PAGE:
Artificial Intelligence and Algorithmic Lending Have the Potential to Reduce Discrimination in Mortgage Lending – White Paper March 2021

It is widely accepted that the key ingredient to accumulating wealth in the U.S. is home ownership.
Unfortunately, racial discrimination in the housing and lending industry has limited the ability of minority populations, particularly African Americans, to participate in this traditional means of wealth-building.
While the traditional housing finance system has a long history of discriminatory actions against African Americans and other minorities, the creation and deployment of technologies that remove much of the human element has been a path toward reducing discrimination in the system.
But, the question remains, can evolving artificial intelligence (AI) and algorithmic lending help address the systemic challenges of discrimination in the housing sector by shrinking and potentially eliminating racial bias in mortgage lending?

Leading Ladies of Richmond and FSIC Black History Month Event: African American Women Small Business Lending Workshop

FSIC American Innovation and Opportunity Fund (AIOF) in association with the Leading Ladies of Richmond and the SCL Global Policy Initiative are excited to announce the date for their “Small Business Lending Workshop”.   The event will be held via webinar on February 25, 2021 at 7:00 pm ET.

Press Release – FSIC Dream Creators Workforce Development Program Graduate Starts New Job

FSIC American Innovation and Opportunity Fund (FSIC) congratulates graduate Jordan Fitts from its most recent Dream Creators Workforce Development cohort. All program participants/students in the FSIC program receive advance training and incidental support prior to attended the Nash Community College Underground Electrical Line Construction program. Mr. Fitts recently received his graduation certificate and started his new job with Pike Energy in Raleigh, NC.

Op-Ed – Professional Sport Team Owners in US Prove Socialism Can Work

These “capitalists” [professional sport teams owners] understand that in order to have a thriving, competitive marketplace, a winner take all “laissez faire” economic approach does not work. In order to support a 30-40 team league, owners understand that the wealthier markets must support the smaller, poorer markets.

Brown, Booker, Harris Introduce Senate Resolution Declaring Racism a Public Health Crisis

“We will not make progress until we acknowledge and address all of the ways that centuries of racism and oppression have harmed Black and brown Americans,” said Senator Brown. “This resolution is an important step toward recognizing the racial disparities in healthcare that have existed for far too long while also outlining concrete action we can take now to help reverse them. Though this resolution is not a solution in and of itself, it will help to lay the foundation for change that is continually subverted by and for the status quo. I am proud to join my colleagues in introducing this important resolution.”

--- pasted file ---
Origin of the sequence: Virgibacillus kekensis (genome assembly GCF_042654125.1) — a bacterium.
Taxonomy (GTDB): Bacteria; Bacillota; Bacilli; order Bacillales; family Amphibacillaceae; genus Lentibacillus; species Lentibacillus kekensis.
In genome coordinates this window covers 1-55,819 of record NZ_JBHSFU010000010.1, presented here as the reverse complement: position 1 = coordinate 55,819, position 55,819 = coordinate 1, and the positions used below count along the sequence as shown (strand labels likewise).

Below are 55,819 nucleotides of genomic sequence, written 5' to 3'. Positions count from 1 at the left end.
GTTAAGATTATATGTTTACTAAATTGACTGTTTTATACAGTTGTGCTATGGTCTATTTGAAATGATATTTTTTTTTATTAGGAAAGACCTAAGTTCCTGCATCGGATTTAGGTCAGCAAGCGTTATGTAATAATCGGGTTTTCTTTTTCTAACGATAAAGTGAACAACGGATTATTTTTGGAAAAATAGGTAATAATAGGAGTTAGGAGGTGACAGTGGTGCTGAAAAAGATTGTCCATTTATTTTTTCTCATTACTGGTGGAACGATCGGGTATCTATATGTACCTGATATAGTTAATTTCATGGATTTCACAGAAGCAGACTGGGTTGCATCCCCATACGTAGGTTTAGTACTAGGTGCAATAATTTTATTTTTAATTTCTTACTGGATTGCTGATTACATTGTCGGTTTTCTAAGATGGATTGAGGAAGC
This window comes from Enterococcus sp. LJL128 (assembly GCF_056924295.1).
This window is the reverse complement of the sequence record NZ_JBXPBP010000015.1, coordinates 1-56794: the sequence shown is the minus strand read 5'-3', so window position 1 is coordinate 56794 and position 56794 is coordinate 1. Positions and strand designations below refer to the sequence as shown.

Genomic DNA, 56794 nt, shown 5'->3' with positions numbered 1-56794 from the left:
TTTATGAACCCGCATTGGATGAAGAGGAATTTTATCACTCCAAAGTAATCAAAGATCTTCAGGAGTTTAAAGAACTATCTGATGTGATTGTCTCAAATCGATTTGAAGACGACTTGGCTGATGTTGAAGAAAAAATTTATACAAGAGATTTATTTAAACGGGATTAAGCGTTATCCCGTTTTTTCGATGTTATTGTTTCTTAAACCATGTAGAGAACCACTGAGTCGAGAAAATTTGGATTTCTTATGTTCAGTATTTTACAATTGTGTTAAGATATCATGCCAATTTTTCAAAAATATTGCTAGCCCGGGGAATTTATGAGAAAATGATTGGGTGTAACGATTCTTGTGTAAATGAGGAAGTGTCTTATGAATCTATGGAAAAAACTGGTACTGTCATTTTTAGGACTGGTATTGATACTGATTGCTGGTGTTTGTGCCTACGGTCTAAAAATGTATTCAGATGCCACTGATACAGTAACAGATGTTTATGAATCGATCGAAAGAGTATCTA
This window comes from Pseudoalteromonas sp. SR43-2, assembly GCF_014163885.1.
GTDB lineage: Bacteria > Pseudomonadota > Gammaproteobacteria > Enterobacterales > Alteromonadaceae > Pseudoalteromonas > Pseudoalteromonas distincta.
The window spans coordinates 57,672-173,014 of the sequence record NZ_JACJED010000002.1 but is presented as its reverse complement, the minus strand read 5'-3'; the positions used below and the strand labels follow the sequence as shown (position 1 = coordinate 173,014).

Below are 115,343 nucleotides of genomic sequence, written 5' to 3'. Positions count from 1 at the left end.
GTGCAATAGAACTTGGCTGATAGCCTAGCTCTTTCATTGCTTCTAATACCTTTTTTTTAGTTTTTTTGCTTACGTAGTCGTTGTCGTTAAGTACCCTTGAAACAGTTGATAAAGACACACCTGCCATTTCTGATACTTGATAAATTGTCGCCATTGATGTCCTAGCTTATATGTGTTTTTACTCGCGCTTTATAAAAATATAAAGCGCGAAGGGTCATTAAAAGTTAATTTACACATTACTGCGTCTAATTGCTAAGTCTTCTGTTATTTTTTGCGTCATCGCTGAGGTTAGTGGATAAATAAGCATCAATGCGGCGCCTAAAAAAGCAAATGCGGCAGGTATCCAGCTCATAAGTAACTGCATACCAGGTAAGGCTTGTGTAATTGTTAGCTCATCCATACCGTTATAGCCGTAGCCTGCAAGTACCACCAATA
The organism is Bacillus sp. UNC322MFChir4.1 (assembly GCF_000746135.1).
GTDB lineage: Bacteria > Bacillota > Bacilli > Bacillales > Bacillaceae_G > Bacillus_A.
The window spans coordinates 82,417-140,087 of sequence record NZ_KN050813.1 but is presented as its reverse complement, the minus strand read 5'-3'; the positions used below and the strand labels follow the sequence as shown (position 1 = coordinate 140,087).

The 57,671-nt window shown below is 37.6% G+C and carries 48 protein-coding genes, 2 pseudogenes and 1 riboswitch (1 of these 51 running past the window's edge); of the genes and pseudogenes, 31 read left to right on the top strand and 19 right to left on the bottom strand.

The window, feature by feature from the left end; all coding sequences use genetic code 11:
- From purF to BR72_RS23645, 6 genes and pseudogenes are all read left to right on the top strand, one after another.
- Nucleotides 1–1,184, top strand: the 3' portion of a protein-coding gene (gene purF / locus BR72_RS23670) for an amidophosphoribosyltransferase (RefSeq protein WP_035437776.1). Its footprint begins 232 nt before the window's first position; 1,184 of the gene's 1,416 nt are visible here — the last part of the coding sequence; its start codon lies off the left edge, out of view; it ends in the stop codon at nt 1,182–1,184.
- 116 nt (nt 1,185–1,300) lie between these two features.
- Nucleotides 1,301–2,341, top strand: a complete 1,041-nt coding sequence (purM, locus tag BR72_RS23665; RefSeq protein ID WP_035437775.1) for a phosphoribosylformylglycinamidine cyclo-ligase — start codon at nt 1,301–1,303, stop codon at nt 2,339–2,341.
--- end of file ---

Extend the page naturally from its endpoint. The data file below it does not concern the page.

The Looming Real Estate Crisis Plus Opportunity Zones Will Exponentially Expand the Wealth Gap

It is not a secret that the real estate market is suffering during this COVID-19 pandemic. Social distancing has caused businesses to shutter which has led to a decline in commercial real estate values. With workers forced to stay home, many people are unable to pay their rents and mortgages. These delinquencies will eventually lead to a large number of evictions and foreclosures. Opportunity Funds are poised to take advantage of this suffering.

FSIC Releases White Paper – The Marshall Plan for the Economic Recovery of Black America

As Americans deal with the ramifications of the Corona virus, the great racial disparities that have plagued African Americans for centuries have become starkly and deadly visible for all to see. An imperative exists for Congress to achieve the spirit of the 14th Amendment, the Civil Rights Act and enact affirmative remedies abolishing the residue of systemic racism. This inevitably requires developing a plan to save African American institutions including businesses, non-Profits, HBCUs and other entities serving traditionally under-resourced multicultural neighborhoods and communities.

Letter to Jamie Dimon of JPMorgan re: segregated investment funds

Dear Mr. Dimon,
We are writing you to express our concerns over your announced creation of your “segregated” fund for minority businesses. This effort concerns us greatly and we fear it sends the wrong message. We do not understand why you feel the need to segregate out your investments in minority businesses. Why is it you cannot invest in Black businesses as part of your regular business strategy?